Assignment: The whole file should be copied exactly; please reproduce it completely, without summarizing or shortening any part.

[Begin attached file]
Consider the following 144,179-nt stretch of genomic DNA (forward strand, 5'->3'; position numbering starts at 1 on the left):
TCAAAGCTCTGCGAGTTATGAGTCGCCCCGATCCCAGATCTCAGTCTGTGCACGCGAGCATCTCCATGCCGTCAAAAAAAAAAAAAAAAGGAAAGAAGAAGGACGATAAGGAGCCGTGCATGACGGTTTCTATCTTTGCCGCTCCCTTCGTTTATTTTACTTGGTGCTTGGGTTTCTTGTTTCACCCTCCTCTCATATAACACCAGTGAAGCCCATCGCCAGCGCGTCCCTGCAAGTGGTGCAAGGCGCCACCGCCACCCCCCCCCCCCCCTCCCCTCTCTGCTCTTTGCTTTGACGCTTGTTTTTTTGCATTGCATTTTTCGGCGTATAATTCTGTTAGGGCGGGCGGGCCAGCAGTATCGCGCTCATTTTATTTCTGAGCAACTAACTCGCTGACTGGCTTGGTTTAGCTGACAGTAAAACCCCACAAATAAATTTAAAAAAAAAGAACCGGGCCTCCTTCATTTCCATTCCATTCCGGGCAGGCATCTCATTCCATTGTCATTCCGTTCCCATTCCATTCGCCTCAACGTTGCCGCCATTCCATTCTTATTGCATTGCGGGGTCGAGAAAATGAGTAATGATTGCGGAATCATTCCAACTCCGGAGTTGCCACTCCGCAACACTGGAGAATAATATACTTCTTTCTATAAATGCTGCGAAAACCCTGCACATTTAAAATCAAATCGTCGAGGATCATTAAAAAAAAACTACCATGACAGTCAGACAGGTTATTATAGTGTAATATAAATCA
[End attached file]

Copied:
Consider the following 144,179-nt stretch of genomic DNA (forward strand, 5'->3'; position numbering starts at 1 on the left):
TCAAAGCTCTGCGAGTTATGAGTCGCCCCGATCCCAGATCTCAGTCTGTGCACGCGAGCATCTCCATGCCGTCAAAAAAAAAAAAAAAAGGAAAGAAGAAGGACGATAAGGAGCCGTGCATGACGGTTTCTATCTTTGCCGCTCCCTTCGTTTATTTTACTTGGTGCTTGGGTTTCTTGTTTCACCCTCCTCTCATATAACACCAGTGAAGCCCATCGCCAGCGCGTCCCTGCAAGTGGTGCAAGGCGCCACCGCCACCCCCCCCCCCCCCTCCCCTCTCTGCTCTTTGCTTTGACGCTTGTTTTTTTGCATTGCATTTTTCGGCGTATAATTCTGTTAGGGCGGGCGGGCCAGCAGTATCGCGCTCATTTTATTTCTGAGCAACTAACTCGCTGACTGGCTTGGTTTAGCTGACAGTAAAACCCCACAAATAAATTTAAAAAAAAAGAACCGGGCCTCCTTCATTTCCATTCCATTCCGGGCAGGCATCTCATTCCATTGTCATTCCGTTCCCATTCCATTCGCCTCAACGTTGCCGCCATTCCATTCTTATTGCATTGCGGGGTCGAGAAAATGAGTAATGATTGCGGAATCATTCCAACTCCGGAGTTGCCACTCCGCAACACTGGAGAATAATATACTTCTTTCTATAAATGCTGCGAAAACCCTGCACATTTAAAATCAAATCGTCGAGGATCATTAAAAAAAAACTACCATGACAGTCAGACAGGTTATTATAGTGTAATATAAATCA